Baby Bonus Replaced

About 28,000 families who have a baby next year will miss out on any taxpayer benefits – and families face even higher costs for childcare.

Women who fall pregnant this week will be the last to benefit from the $5000 Baby Bonus, which will be abolished in nine months time.

From March 1, the Baby Bonus will be replaced with a lower payment of $2000 for first-born babies and $1000 for subsequent children.

The new payment will be made through the Family Tax Benefit A (FTB-A) – meaning the full amount will only be paid to families earning up to $101,000 if they have one child, or $112,000 for larger families.

Middle-class families earning slightly more will get only part of the new payment – which will cut out completely for parents earning $107,000 with one child, or $118,000 for more children.
All babies born before June 30 this year will qualify for the $5000 payment if their parents earn up to $150,000 a year – but the benefit will be cut to $3000 for siblings born on or after July 1.

The federal government estimates 48,000 families who would have expected the Baby Bonus next year will miss out.

Of those, 20,000 families will qualify for paid parental leave instead, as a result of budget changes to make it easier for women to have a second baby without first going back to work, and still get paid leave.

But 28,000 mothers will miss out on both payments – because their income is too high for FTB-A, or they were not working before they had their baby.

Treasurer Wayne Swan said the Baby Bonus was “not sustainable”.

“We understand there’ll be some people unhappy about this decision,” he said.

“But at the end of the day decisions had to be made about who needs the payment.

“The payment had been increasing dramatically and is not sustainable in its current form.”

The change will save taxpayers $1.1bn over five years.

Families Minister Jenny Macklin said the lower payment “more closely reflects the essential up-front costs of having a baby”.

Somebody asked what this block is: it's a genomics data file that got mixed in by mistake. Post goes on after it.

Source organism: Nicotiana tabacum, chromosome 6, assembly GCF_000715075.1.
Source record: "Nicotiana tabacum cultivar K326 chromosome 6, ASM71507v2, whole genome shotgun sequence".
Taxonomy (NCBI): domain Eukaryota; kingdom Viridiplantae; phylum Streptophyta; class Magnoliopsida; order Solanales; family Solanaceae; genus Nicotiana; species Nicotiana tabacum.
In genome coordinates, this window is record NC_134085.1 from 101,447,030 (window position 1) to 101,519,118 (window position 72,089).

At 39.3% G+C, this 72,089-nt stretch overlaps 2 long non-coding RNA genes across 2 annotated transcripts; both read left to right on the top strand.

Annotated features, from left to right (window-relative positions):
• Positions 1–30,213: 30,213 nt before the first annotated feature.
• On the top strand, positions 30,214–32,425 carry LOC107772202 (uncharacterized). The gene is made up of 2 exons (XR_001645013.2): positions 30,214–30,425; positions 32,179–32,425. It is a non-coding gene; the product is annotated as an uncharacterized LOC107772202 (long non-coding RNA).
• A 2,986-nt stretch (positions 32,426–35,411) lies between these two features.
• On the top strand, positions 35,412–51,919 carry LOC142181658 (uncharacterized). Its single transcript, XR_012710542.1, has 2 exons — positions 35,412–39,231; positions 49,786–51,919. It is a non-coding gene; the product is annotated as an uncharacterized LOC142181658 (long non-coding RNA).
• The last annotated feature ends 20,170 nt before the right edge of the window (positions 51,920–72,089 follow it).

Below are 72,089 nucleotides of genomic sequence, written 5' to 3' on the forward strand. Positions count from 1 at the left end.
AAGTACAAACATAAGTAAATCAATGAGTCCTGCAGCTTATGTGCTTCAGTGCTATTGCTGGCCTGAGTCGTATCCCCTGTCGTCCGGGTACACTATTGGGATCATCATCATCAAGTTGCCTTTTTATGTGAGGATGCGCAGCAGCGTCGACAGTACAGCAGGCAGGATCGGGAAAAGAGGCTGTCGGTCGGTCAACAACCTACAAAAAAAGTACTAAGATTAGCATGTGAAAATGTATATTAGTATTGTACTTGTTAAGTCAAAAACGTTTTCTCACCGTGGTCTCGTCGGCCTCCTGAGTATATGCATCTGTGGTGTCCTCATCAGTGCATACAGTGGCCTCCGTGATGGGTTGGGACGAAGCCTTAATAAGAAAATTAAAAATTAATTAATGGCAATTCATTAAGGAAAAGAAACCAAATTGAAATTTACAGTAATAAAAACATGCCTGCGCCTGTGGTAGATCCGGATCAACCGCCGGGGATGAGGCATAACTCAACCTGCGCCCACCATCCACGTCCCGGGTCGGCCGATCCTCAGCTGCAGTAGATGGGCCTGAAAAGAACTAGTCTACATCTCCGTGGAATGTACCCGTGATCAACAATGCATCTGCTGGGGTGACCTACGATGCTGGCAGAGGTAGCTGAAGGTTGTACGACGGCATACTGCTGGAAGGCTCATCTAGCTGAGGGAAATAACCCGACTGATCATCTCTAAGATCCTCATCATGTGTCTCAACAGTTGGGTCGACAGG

Her office provided estimates that a pram would cost $218, a cot $399, a change table $148 and clothes $216.

Single-income families stand to lose the most – $3000 a year for those earning $90,000, with one child, or $2000 a year for those earning $105,000, with two children.

The Treasurer has also managed to save $1.2bn by freezing the upper income limit for Family Tax Payments to $150,000, meaning the threshhold will not be raised each year in line with inflation.

Parents will also be left out of pocket as the Government freezes the maximum rebate for childcare fees to $7500 for four more years, robbing working families of $717 that they might have received through indexation.

The budget also lights the fuse for a likely blowout in childcare fees in two years’ time.

The Government will pay childcare centres $300m to give workers a $3 per hour pay rise – but only until 2014/15.

After that, childcare centres will have to pay the entire wage bill themselves – and are likely to charge parents more, to cover the expense.

The budget papers indicate a 20 per cent surge in the cost to taxpayers of childcare subsidies for working parents, from $5bn this financial year to $6b in 2016/17.

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